Enrollment begins in phase III blepharitis trial
Alameda, CA—Patient enrollment has begun in a phase III clinical trial of ISV-502 (AzaSite Plus, InSite Vision) and ISV-305 (DexaSite, InSite Vision) to evaluate the efficacy and safety of both product candidates simultaneously for the treatment of blepharitis. The DOUBle (Dual Ophthalmic agents Used in Blepharitis) study will seek to enroll about 900 patients with moderate-to-severe blepharitis in a four-arm trial.
“The DOUBle study has the potential to make a significant contribution to improving patient care and demonstrates our strong commitment to make [ISV-502] and [ISV-305] available for the more than 34 million blepharitis sufferers in the United States who currently have no approved drug therapies available to them,” said Kamran Hosseini, MD, PhD, vice president and chief medical officer of InSite Vision.
ISV-502 combines the corticosteroid dexamethasone 0.1% with the antibiotic azithromycin 1% in the company’s proprietary drug delivery platform (DuraSite), and ISV-305 combines dexamethasone 0.1% with the delivery platform.
The company has created two proprietary tools—an investigator scoring system (BleSSSED, or Blepharitis Signs & Symptoms Scoring for Evaluating Disease) and a patient quality-of-life survey (BleQOLITY, or Blepharitis Quality Of Life In TherapY)—to measure disease severity and aid in monitoring treatment response.
Patients with moderate-to-severe blepharitis will be randomly assigned to one of four study arms to receive treatment with ISV-502, ISV-305, azithromycin 1% ophthalmic solution (AzaSite), or the delivery vehicle twice daily for a period of 14 days. ISV-502 will be evaluated against azithromycin 1% for the primary endpoint of resolution of the clinical signs and symptoms of blepharitis, and against ISV-305 to compare the length of time to recurrence or exacerbation of symptoms following the treatment period. The efficacy and safety of ISV-305 will be measured against the delivery vehicle for the primary endpoint of resolution of clinical signs and symptoms of blepharitis at the end of the dosing period.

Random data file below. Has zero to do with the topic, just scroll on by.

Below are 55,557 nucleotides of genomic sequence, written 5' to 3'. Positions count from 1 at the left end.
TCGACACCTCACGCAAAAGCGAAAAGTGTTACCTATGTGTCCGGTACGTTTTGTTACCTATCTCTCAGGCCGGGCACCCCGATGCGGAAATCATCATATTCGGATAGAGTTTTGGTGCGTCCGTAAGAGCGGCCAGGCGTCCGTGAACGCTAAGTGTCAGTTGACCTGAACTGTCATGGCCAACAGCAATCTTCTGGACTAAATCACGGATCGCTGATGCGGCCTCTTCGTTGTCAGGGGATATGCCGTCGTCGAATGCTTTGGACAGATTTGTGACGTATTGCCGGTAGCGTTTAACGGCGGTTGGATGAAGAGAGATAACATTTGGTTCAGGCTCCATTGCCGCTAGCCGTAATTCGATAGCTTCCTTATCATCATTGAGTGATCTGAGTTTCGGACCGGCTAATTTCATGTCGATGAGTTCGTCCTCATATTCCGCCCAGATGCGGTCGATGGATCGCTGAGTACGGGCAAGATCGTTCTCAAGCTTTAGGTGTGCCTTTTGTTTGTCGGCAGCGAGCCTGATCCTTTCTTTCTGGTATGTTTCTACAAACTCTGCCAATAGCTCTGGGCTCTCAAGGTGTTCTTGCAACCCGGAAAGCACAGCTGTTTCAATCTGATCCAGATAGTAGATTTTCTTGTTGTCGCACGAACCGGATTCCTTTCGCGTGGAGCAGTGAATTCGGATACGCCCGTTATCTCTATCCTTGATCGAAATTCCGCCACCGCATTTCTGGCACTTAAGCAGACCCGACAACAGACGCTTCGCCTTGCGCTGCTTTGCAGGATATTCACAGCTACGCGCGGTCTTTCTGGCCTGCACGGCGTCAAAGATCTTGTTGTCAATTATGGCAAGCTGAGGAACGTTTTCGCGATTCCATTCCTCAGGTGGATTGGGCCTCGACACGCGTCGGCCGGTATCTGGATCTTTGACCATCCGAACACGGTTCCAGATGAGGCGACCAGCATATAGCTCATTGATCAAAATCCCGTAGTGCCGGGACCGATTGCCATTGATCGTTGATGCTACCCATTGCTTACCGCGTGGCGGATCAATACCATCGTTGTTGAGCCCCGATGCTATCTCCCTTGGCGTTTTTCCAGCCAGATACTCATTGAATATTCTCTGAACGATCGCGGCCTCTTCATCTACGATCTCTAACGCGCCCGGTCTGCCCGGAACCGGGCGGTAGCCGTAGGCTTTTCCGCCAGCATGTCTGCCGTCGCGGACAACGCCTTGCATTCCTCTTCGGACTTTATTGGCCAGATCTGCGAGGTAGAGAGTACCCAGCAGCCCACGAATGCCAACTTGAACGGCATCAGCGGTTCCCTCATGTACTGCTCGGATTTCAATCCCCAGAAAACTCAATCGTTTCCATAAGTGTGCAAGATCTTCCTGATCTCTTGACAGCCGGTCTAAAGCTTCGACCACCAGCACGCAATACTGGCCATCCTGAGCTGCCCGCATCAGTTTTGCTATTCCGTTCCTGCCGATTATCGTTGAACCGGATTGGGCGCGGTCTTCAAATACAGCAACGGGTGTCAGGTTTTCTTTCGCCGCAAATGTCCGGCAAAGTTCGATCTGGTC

For more articles in this issue of Ophthalmology Times eReport, click here.
MORE ARTICLES IN THIS ISSUE
Retinal research will benefit from a multiyear financial pledge to the University of Illinois at Chicago (UIC) department of ophthalmology and visual sciences from Parent Petroleum Co., a partner with the nonprofit organization Hope for Vision.
The FDA has granted orphan drug designation to sirolimus (DE-109, Santen) for the treatment of chronic/refractory anterior non-infectious uveitis, non-infectious intermediate uveitis, non-infectious panuveitis, and non-infectious uveitis affecting the posterior segment of the eye.
The FDA has approved the recombinant fusion protein aflibercept (Eylea, also known as VEGF Trap-Eye, Regeneron Pharmaceuticals) for the treatment of patients with neovascular age-related macular degeneration (AMD).
Researchers in Israel have completed a clinical trial that successfully tested the use of gene therapy to restore sight to patients suffering from Leber's congenital amaurosis (LCA).
STAAR Surgical Co. has received CE mark approval for a single-piece toric IOL (nanoFLEX Toric Collamer Single Piece IOL). The IOL, which is designed for patients who have cataracts and astigmatism, was approved for correction of 1.0 D to 4.0 D of cylinder in 0.5-D steps.